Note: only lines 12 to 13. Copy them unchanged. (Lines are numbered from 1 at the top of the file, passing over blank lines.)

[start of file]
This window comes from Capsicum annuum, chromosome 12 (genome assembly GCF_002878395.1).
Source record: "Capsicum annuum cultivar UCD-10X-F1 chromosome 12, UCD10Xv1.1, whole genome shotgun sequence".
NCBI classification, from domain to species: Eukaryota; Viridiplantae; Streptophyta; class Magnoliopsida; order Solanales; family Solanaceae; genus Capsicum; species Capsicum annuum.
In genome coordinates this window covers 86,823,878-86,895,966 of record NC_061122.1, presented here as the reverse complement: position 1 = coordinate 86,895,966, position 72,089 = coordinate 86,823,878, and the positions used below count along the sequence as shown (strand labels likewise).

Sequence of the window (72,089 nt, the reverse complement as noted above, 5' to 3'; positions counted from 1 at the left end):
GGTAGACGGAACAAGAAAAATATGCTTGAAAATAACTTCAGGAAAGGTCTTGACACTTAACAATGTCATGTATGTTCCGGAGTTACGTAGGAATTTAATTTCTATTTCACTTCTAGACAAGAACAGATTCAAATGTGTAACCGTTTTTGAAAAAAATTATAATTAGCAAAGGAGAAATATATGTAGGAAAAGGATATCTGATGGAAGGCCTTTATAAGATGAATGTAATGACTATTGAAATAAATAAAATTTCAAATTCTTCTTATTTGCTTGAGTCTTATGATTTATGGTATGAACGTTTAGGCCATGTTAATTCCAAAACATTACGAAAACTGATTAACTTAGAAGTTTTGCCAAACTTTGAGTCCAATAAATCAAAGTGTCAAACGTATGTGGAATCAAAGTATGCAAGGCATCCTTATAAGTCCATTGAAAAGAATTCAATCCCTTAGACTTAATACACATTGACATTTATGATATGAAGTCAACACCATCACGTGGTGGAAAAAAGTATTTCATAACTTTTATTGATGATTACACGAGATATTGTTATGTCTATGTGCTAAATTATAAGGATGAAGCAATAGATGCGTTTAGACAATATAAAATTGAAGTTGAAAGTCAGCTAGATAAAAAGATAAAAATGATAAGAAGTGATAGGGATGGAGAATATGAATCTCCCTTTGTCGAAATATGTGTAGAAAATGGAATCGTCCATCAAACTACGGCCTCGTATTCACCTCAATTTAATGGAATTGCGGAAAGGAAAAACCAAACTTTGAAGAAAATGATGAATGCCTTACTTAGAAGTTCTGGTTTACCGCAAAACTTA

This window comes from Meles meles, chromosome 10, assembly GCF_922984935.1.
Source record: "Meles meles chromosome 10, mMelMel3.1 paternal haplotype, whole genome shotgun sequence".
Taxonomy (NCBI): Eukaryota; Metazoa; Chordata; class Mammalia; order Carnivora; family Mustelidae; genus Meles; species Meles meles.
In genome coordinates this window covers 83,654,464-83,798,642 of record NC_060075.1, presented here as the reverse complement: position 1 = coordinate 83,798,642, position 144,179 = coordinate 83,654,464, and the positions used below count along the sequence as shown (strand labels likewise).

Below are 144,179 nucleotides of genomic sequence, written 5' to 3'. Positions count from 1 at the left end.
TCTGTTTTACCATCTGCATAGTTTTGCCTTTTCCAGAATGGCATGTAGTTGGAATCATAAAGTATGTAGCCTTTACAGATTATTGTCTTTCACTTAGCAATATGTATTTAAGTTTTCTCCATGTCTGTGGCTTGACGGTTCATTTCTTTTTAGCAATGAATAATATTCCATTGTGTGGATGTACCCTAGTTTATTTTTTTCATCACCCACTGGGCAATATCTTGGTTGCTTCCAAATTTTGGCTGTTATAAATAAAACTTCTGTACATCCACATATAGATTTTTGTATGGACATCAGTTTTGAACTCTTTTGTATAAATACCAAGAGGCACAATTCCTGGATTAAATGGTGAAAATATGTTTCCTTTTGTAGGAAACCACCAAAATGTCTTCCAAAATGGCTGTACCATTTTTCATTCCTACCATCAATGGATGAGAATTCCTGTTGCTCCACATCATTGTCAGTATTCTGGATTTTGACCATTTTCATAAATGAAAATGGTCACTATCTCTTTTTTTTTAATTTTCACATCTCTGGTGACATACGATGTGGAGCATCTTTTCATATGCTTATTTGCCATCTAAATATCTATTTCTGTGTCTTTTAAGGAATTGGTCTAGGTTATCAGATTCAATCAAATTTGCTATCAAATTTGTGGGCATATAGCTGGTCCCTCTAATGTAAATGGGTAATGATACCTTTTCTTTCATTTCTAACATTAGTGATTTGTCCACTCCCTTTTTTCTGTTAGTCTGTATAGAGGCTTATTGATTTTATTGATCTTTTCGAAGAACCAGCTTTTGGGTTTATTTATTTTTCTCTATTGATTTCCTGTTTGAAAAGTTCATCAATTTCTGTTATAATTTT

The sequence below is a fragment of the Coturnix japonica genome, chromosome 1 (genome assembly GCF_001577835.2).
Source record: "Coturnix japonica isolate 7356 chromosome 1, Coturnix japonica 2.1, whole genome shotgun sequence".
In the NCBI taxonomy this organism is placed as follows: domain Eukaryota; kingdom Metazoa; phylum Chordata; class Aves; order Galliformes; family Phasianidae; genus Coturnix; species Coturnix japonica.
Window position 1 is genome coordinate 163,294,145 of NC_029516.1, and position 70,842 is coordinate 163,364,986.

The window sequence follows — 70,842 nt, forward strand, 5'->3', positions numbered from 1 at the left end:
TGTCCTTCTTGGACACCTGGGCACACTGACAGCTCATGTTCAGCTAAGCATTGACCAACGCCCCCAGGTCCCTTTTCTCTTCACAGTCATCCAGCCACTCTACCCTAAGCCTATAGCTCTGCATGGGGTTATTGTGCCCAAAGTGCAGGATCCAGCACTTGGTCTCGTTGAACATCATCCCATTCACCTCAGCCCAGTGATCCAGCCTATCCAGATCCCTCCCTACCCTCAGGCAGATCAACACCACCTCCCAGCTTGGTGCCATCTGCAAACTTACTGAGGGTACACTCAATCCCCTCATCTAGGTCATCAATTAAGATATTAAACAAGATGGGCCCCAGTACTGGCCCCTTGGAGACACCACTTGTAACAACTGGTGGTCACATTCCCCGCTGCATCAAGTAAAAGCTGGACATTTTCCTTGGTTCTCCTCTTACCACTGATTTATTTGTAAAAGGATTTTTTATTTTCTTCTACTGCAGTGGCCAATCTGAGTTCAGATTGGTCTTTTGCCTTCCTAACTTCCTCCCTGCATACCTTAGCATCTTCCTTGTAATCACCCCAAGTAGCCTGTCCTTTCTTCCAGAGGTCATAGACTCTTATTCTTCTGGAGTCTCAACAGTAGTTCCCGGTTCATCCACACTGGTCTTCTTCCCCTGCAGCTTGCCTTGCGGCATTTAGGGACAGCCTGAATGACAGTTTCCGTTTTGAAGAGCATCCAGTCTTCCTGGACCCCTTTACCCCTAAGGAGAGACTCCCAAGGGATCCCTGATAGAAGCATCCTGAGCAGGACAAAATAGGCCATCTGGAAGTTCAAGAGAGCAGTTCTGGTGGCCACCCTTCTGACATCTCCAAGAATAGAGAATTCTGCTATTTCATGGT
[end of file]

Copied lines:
TCTGTTTTACCATCTGCATAGTTTTGCCTTTTCCAGAATGGCATGTAGTTGGAATCATAAAGTATGTAGCCTTTACAGATTATTGTCTTTCACTTAGCAATATGTATTTAAGTTTTCTCCATGTCTGTGGCTTGACGGTTCATTTCTTTTTAGCAATGAATAATATTCCATTGTGTGGATGTACCCTAGTTTATTTTTTTCATCACCCACTGGGCAATATCTTGGTTGCTTCCAAATTTTGGCTGTTATAAATAAAACTTCTGTACATCCACATATAGATTTTTGTATGGACATCAGTTTTGAACTCTTTTGTATAAATACCAAGAGGCACAATTCCTGGATTAAATGGTGAAAATATGTTTCCTTTTGTAGGAAACCACCAAAATGTCTTCCAAAATGGCTGTACCATTTTTCATTCCTACCATCAATGGATGAGAATTCCTGTTGCTCCACATCATTGTCAGTATTCTGGATTTTGACCATTTTCATAAATGAAAATGGTCACTATCTCTTTTTTTTTAATTTTCACATCTCTGGTGACATACGATGTGGAGCATCTTTTCATATGCTTATTTGCCATCTAAATATCTATTTCTGTGTCTTTTAAGGAATTGGTCTAGGTTATCAGATTCAATCAAATTTGCTATCAAATTTGTGGGCATATAGCTGGTCCCTCTAATGTAAATGGGTAATGATACCTTTTCTTTCATTTCTAACATTAGTGATTTGTCCACTCCCTTTTTTCTGTTAGTCTGTATAGAGGCTTATTGATTTTATTGATCTTTTCGAAGAACCAGCTTTTGGGTTTATTTATTTTTCTCTATTGATTTCCTGTTTGAAAAGTTCATCAATTTCTGTTATAATTTT

The sequence below is a fragment of the Coturnix japonica genome, chromosome 1 (genome assembly GCF_001577835.2).